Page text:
In America's Southeastern states, there's a booming energy trend that's as big a step backward as imaginable.
In fact, it stretches back to the time of cavemen. Power companies are burning trees to produce energy, a deeply misguided practice that's razing precious forests, producing fuel dirtier than coal and boosting carbon pollution right when we need to sharply curb this key contributor to climate change.
Power plants here and abroad are ramping up use of this antiquated energy source based on faulty claims that it's renewable without acknowledging its impacts on our resources and climate.
Fortunately, the U.S. Environmental Protection Agency is taking a close look at burning biomass. It should — in keeping with the President Obama's comprehensive climate action plan — rein it in.
Last fall, I joined 40 U.S. scientists in sending a letter to the Environmental Protection Agency urging the agency to follow the science on biomass and draft strong standards curbing its climate emissions. Today, 50 additional scientists have joined us in this call.
Here's why: In search of alternatives to coal and other fossil fuels, power companies have started to switch to burning biomass, plant material ranging from wood to agricultural residues to energy crops. Increasingly, they are producing electricity from wood pellets manufactured from whole trees. This is putting our Southeastern forests at grave risk.
Biomass has all too often been labeled "carbon neutral." But it's not. Scientific advances in calculating emissions make clear that burning whole trees for electricity creates more carbon pollution than coal. Carbon pollution is what's causing the changes we're already seeing in our climate through more extreme weather, storms and floods.
Burning biomass is worse than coal for several reasons. First, U.S. forests absorb a lot of carbon, more than 13 percent of our annual climate emissions each year. When you cut these forests and diminish this carbon absorption, it's the same as a net increase in carbon emissions.
Second, when trees are cut and burned to produce electricity, the carbon they've stored over many years is released immediately into the atmosphere, canceling all the good they've done. Third, wood is less energy dense than coal, so power plants have to burn more of it. That's extra carbon in the atmosphere to make the same amount of electricity.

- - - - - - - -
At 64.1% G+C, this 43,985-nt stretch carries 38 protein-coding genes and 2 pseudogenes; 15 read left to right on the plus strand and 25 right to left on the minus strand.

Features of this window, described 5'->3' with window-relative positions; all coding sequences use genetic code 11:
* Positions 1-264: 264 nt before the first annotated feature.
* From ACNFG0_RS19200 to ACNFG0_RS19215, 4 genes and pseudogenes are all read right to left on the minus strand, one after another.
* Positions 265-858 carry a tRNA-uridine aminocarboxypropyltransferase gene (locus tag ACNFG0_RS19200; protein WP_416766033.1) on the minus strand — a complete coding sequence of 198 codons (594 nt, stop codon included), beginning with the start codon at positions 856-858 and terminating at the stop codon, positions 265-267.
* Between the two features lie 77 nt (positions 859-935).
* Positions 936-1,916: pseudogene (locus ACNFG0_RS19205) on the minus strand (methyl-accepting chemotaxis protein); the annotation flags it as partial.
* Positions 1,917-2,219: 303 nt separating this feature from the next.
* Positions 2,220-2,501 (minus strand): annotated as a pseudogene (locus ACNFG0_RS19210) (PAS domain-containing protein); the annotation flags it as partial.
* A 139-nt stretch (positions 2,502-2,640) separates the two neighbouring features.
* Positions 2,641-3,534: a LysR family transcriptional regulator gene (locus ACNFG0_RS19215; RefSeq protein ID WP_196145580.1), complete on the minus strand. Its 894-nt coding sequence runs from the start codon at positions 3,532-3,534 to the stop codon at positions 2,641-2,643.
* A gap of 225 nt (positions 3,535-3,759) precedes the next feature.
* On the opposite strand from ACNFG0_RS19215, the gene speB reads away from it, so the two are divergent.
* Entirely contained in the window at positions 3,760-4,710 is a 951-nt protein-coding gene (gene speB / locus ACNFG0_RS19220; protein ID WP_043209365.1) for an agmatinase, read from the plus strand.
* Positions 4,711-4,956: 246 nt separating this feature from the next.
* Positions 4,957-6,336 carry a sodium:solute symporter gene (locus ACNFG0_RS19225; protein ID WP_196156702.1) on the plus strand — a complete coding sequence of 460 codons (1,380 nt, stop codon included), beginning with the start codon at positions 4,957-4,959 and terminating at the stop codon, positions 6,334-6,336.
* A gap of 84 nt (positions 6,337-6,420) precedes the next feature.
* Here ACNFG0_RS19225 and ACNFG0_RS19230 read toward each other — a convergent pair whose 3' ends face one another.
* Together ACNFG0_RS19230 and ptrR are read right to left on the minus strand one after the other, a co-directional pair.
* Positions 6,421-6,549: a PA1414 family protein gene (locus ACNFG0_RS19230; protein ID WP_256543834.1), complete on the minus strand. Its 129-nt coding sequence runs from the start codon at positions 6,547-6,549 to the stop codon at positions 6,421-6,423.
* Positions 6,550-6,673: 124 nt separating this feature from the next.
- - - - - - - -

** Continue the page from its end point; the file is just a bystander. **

On top of that, we're threatening our country's most biologically rich and unique forests to fuel this industry.
In July 2011, the EPA deferred permitting requirements for large power plants burning biomass to pursue a science-driven approach that would accurately quantify biomass carbon emissions. The agency empanelled a science advisory board to review the science on this issue and make recommendations for how to proceed.
In its final report, the science panel rejected the assumption of carbon neutrality for biomass, emphasizing a need for the EPA to distinguish among different biomass types and rigorously assess their life-cycle carbon impacts when used for energy production.
The EPA took the right step by seeking scientific input. Now, with the permit deferral expiring this summer, the agency should embrace the key findings of its science panel, which echo the views of scientists across the country.
Power companies should not be allowed to pollute our atmosphere and contribute to the clear-cutting of our forests while invoking claims of clean energy. The EPA must move to incentivize low-carbon biomass, such as residues from sustainable forestry operations and dedicated energy crops like switchgrass, not the carbon-intensive burning of whole trees.
The EPA has an important opportunity to issue science-grounded policies. It should avoid setting aside the science it sought by putting forth weak standards that could distort the marketplace toward greater use of unsustainable biomass. This could have significant risks to our climate, our forests and the valuable services they provide and we rely on.
Schlesinger is the president of the Cary Institute of Ecosystem Studies and former dean of the Nicholas School of the Environment and Earth Sciences at Duke University. For the last 30 years he has investigated the link between environmental chemistry and global climate change.